Find a large field to reduce turbulence from surrounding buildings or trees. I started on a small field and had real problems down low. I went to a much larger field and the winds were much smoother.

Try 120' lines if you have been using 75'. The extra length gives you a small amount of additional time to think and the extra length may allow you to get above the turbulence to cleaner winds.

Do whatever you can to kick the dual-line pushing and pulling habit. Try locking your elbows to sides and fly only with your hands.

Try and keep your hands down low. Easier said than done.

Most of my early mistakes were from over control. The Rev needs small inputs and then you can return to neutral. Try simple up, down, hover midway and rocking left and right to get a sense of it.

If you can have someone shoot a video of you flying possibly from behind you to show body and kites and post, I'm sure there are plenty of flyers that will give you feedback.


To answer your original question: After three to four sessions in decent winds on a good field, I was getting comfortable and starting to make regular progress.


Lastly: Start thinking what color your vented will be. Posted Image Once you get a vented, you are set for almost any wind condition.

This has been a lengthy post and may include plenty of things you already know. Hopefully some of this will be useful. YMMV.
John

Posted Image

#16 Rigster

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Posted 01 October 2010 - 02:38 AM

Much useful stuff, I never considered changing the knot layout on the handles - I'm working on the assumption at the moment that, as supplied, the rev will be set up pure vanilla. I'm guessing the gusty conditions will have had a significant impact - in hindsight it probably wasn't the best conditions for an initial flight. After reading a bit more it occurs to me that I was using the SLE spars not the 3 wraps in very light gusty conditions which seems to be a bad idea anyway?

Bartman- I'm sorry if I gave the wrong impression in my last post - what I meant by "better off" was "well advised", not an admission of defeat. Apologies if it read badly.

RevJB - many thanks - some very useful info, a lot of which hadn't occured to me.

A very supportive community ...

#17 RevJB

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Posted 01 October 2010 - 07:27 AM

Glad info was useful.

I did forget to add a line about spars. I know others may disagree, but I strongly suggest you avoid the SLE while learning and use the 3-wrap as your standard. Trying to fly someone else's kite with the SLE felt like trying to keep a truck in the air. The extra weight also adds momentum, potentially leading to more over control.

I've watched many Rev learn-to-fly lessons at festivals and have never seen a spar snap.

FYI, I got engaged on the shores of Lake Windermere. Someday I'll have to go back and bring the Revs (and my wife).

Cheers
John

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#18 Adam

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Posted 01 October 2010 - 05:46 PM

Hang in there and practice. Watch the videos that came with your kite, and also the John B tutorials on you tube. They will help. Very subtle control imputs will keep you aloft.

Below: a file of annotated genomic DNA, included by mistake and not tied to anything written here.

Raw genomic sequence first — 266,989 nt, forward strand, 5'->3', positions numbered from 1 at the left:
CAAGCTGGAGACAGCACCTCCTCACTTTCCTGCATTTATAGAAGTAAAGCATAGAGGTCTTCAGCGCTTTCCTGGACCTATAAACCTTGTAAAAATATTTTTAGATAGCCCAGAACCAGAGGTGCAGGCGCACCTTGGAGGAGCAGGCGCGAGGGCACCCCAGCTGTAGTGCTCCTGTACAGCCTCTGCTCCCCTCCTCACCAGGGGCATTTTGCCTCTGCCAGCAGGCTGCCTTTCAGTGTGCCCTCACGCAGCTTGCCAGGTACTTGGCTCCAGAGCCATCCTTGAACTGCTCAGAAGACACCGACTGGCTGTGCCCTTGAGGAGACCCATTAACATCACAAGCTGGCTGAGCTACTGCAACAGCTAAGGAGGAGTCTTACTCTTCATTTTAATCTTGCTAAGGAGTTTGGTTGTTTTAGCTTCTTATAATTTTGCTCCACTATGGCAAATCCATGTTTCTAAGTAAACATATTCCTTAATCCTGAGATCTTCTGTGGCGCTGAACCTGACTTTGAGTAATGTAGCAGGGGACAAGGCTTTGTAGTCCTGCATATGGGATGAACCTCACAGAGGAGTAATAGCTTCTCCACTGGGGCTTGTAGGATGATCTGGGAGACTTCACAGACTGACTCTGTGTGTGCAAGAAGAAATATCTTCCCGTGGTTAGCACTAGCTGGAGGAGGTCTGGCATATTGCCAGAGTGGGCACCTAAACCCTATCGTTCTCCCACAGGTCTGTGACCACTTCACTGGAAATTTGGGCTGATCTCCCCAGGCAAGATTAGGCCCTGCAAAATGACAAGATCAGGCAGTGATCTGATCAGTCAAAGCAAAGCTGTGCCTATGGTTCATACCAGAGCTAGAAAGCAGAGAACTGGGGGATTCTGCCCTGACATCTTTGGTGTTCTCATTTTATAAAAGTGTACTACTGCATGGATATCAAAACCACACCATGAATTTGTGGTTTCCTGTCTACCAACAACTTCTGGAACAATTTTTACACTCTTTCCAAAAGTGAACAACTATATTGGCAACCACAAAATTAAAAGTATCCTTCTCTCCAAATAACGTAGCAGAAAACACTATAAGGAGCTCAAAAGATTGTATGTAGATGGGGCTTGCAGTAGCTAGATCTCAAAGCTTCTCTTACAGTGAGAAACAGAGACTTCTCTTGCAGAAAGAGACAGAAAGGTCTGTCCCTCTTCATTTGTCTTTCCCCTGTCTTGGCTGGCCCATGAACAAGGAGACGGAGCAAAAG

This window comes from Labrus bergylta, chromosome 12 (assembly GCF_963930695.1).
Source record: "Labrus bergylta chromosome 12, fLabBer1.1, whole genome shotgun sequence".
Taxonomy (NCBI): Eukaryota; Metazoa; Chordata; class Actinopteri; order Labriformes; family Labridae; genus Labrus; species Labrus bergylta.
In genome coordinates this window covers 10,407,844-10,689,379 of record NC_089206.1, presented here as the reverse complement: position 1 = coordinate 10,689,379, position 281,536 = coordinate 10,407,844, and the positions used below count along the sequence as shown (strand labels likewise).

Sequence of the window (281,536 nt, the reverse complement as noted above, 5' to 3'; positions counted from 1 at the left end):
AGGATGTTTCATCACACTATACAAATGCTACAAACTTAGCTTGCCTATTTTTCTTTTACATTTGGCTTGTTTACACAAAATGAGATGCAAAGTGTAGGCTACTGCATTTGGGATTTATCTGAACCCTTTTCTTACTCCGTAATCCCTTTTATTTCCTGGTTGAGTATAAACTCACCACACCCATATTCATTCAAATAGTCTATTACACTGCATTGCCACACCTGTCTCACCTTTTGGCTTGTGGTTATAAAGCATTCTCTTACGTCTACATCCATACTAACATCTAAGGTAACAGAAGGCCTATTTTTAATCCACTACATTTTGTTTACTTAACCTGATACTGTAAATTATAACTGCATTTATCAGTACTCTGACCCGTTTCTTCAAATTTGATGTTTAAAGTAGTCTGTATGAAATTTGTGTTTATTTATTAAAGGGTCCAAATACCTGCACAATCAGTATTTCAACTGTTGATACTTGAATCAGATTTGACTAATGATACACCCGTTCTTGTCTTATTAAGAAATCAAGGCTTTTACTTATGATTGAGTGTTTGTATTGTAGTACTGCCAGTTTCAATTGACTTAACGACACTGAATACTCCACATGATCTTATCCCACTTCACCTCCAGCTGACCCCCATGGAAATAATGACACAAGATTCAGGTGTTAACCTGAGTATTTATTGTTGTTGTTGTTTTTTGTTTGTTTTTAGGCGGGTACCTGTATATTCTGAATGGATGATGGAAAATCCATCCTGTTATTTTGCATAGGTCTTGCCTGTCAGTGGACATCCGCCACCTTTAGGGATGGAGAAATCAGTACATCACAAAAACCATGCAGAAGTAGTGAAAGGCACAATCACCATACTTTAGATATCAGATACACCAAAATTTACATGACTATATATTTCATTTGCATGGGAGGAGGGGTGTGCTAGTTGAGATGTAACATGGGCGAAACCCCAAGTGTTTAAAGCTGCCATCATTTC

I spent almost two hours with my Rev 1.5 SLE in a 12 to 20 MPH wind. It was great. I had a few unplanned landings, but in only a few minutes I was doing controlled landings and launches, 360's both directions, figure eights, and flying back and forth accross the window. I did drop the kite straight out of the sky twice from top center of the window (it almost landed on my head)Posted Image . I even did a few inverted launches, and rolled the kite from an inverted landing to right side up.

I was so concerned that I was not going to be able to fly the Rev, but I think those worries are behind me now. I cant wat to get out there again with my Rev.

I am planning on going down to the Washington Monument and flying there on Sunday, and hope to see some other Rev flers there.

Lets hope for some good wind!

Rev rules! What am I going to do with all of my dual line kites?
"It was the wind Captain"

#19 stroke survivor

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Posted 01 October 2010 - 09:15 PM

Dualies make great dust collectors!! :kid_devlish:

wayne from portland
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#20 Baloo

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Posted 01 October 2010 - 09:51 PM

I am suprised you have had so few UK replies. Hi Bob. Hi Andy (I have not forgotten my promise to you about trying my Revs out, just pretty much had so little time off since. Off Tomorrow though. Not sure if my plans include kites yet)

I know there are a few Rev fliers up your way. One of them has recently become very busy with work. He is from Wigan (not too far from you?). Do be prepared to travel a bit to find other fliers. After all it is you that needs help. You will find it maks a BIG difference.

I travelled 3 Hours in FOUL (wind, rain, snow, hail) to spend a couple of Hours with John Barresi quite a few Years ago, wow it was SO windy, I only held his lines for a few minuites, then put one of my Revs up and it promptly pulled some knots through the sail.

Traveled over 2.5 Hours to a skills Weekend at Dunstable, 3 hours to spend a few Hours at Ainsdale. Then a few Kite Festivals, Portsmouth, Bristol, Weston and some others.

Pretty much the only reason that the folks yo see on Youtube etc are better then you (and me) is practice.

I fly mainly on my own, I think it has taken me quite a long time to tune into Revs, a difficult transition from Dualies for me. However now I mostly fly Revs. I had to buy a foil to get used to the handle movements for a quad line kite. It will all make sense. If you go it alone dont get frustrated.

There are many more Rev pilots in the USA, and I think that generaly they are more used to going longer distances to fly shoulder to shoulder.

I am sure more UK folks will pick your thread up. Best of luck. Keep in touch.